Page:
The Daily

Posts Tagged ‘Hollywood’

Six Sweet Hours of Arabian Nights, and Other News

February 4, 2016 | by

A still from Miguel Gomes’s Arabian Nights.

  • So you published one of the most lauded, beloved, fiercely debated novels of 2015—what now? A new thrill can be hard to come by. Hanya Yanagihara has elected to follow her success by swimming across Martha’s Vineyard. Just because. “Swimming,” she writes, “is the writer’s sport, because it is the sport most like writing. To swim, as to write, is to choose an intense state of socially acceptable aloneness. You can be a serious runner or bicyclist and still have to occasionally nod at a passerby or negotiate traffic. Swimming, however, precludes interaction with the world. When Anne Sexton won a fellowship from Radcliffe in 1961, she used the money to build herself a pool, which has always seemed to me a sensible artistic decision, if those two adjectives can ever be paired … There is no better place to unkink a complicated piece of invented logic than in the water—there is little else to do, in fact, but confront your problems.”
  • The Coen brothers are back with Hail, Caesar!, which, as you’ve probably heard, is about a brutish studio fixer in the golden age of Hollywood. Richard Brody sees it as a meditation on faith: “The Coen brothers are into belief systems—big and seemingly backward ideas that overcome contradictions with a leap of faith—and Hail, Caesar! is full of them … The Coens see the absurdity and the narrowness in the grandeur of the Hollywood mythology on which they were raised. Movies are different now because the people who make them don’t—and can’t—exercise the same sort of plenipotentiary power; because studio heads are no longer godlike; because studios as such, with their closed complexes of soundstages and paternalistic control over actors’ lives, no longer exist. Yet the Coens look back upon those movies with a specific nostalgia for a lost faith. The religion that the Coens grew up with wasn’t Christianity, but it was the American religion—Hollywood.”
  • Hey, they made a new movie of Arabian Nights! Imagine the pageant of exotic images to come as Scheherazade tells his stories! And then stop imagining it, because Miguel Gomes’s Arabian Nights, as Adam Thirlwell writes, has another set of references in mind: “There are no sherbets, no hunting parties, no silks: this movie employs a different vocabulary of cigarettes, drizzle, plastic signs, and metal fences … The movie lasts more than six hours, and is divided into three parts—‘The Restless One,’ ‘The Desolate One,’ and ‘The Enchanted One’—each of which is in turn divided into three or four named stories, which vary in length but which each last roughly thirty to forty-five minutes. It’s a long film that is also a series of shorts. To make the movie, Gomes set up a troupe: a mini office of investigative journalists, whose job was to come to him with raw material from Portugal’s recession.”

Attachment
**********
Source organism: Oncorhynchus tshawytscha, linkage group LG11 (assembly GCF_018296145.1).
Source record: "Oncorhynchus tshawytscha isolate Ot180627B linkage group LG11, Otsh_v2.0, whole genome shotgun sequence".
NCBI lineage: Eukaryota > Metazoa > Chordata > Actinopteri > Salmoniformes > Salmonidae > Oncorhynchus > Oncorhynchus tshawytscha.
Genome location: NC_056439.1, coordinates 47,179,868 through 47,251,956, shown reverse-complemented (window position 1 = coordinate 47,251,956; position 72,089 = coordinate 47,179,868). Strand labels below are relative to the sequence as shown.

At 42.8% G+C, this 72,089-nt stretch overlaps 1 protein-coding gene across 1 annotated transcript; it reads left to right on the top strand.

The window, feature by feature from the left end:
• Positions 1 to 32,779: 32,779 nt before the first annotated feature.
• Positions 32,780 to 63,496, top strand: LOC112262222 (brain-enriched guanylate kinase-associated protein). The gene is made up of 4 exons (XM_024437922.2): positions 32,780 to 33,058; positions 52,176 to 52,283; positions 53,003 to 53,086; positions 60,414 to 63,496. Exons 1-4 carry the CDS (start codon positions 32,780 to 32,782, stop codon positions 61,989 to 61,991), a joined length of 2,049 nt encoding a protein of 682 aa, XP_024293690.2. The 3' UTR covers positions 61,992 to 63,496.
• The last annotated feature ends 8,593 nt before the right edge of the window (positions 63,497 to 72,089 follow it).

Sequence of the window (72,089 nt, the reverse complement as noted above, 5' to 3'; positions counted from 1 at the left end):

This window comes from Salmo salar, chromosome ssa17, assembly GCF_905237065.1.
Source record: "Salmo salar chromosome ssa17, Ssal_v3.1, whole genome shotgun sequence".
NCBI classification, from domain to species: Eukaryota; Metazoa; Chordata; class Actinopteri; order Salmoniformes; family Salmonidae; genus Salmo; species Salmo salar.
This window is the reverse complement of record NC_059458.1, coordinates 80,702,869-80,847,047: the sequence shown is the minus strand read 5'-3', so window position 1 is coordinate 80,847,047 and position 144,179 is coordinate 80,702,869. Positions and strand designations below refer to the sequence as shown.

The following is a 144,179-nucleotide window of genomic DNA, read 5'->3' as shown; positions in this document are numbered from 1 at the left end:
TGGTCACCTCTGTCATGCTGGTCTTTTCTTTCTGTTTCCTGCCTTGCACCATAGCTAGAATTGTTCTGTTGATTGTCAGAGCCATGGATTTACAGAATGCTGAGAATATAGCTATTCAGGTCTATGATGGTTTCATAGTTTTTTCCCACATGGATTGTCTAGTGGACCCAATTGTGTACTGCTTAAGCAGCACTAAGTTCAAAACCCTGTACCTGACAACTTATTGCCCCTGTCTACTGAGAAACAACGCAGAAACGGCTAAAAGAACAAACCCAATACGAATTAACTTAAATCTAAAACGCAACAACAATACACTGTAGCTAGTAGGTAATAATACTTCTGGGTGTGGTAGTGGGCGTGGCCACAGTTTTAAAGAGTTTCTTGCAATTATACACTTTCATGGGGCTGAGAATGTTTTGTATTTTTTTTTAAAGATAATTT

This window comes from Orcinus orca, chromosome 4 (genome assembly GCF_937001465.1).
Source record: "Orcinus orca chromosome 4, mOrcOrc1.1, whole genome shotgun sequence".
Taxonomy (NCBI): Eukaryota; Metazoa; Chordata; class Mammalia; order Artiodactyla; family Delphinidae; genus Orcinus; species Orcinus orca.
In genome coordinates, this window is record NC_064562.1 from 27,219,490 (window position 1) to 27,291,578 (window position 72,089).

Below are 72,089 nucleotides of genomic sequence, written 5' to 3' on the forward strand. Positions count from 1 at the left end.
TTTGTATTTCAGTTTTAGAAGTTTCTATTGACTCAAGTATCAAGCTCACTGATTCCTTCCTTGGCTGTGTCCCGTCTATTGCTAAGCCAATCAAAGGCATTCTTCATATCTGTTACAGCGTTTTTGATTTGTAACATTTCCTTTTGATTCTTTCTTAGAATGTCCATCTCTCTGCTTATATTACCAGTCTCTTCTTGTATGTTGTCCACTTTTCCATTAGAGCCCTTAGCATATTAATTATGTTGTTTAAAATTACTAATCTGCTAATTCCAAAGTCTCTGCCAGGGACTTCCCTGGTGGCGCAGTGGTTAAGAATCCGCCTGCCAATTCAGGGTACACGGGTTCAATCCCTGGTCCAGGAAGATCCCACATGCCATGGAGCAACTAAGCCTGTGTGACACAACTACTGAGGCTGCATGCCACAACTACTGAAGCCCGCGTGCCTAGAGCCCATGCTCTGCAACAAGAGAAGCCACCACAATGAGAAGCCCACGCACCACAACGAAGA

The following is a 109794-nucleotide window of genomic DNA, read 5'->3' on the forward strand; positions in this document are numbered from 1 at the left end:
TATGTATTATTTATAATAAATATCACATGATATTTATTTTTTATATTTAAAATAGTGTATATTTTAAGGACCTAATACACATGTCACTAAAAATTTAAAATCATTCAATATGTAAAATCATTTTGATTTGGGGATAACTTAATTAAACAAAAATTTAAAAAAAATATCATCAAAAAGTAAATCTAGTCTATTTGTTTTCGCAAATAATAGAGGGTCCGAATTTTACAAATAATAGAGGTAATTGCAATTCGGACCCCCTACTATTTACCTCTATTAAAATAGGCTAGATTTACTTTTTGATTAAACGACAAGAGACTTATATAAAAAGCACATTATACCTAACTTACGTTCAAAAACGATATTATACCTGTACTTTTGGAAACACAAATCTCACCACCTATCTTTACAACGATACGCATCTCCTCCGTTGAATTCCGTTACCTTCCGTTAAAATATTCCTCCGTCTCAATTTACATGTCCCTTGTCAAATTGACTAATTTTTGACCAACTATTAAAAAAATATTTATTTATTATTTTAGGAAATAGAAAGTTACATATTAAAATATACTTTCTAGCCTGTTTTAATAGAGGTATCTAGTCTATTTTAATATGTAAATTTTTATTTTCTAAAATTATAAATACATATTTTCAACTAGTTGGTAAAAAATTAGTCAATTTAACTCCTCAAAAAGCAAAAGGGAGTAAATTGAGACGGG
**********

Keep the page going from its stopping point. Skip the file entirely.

• How did Joan Didion make the leap from litterateur to legend? That’s the kind of rhetorical question only Vanity Fair could answer. In the process, Lili Anolik probes the recesses of Didion’s marriage to John Gregory Dunne: “Dunne wasn’t Didion’s match artistically. Not so much a slight as it might sound. Dunne was a fine writer; Didion just happens to be more than that. And he seemed to have accepted his second-best status … ‘John told Brian [Moore, the Irish novelist] he was walking on the beach one night and he ran into Jesus and Jesus said, “I love your wife’s work!” ’ … That Didion could wipe the floor with Dunne anytime she chose must’ve been disturbing for him. And confusing. The girl he’d married, a slip of a thing, bookish and wallflowerish, turned out to be this spooky genius, a poet of paranoia or possibly a clairvoyant of paranoia fulfilled.”
  • As e-books sales begin to slump, one digital publisher is doubling down by putting out “unprintable books”: “People like to talk about how physical books have qualities that don’t transfer well to digital … We want to show that digital books can have narrative and visual qualities that champion writing but can’t be transferred to print. You wouldn’t really sit and read a novel while at your desktop would you? You’re more likely to curl up on your sofa or armchair and read a book—and you can do that on your phone just as easily as you can with a paperback.”

Ornery Little Critters

February 1, 2016 | by

S. J. Perelman, ca. 1957.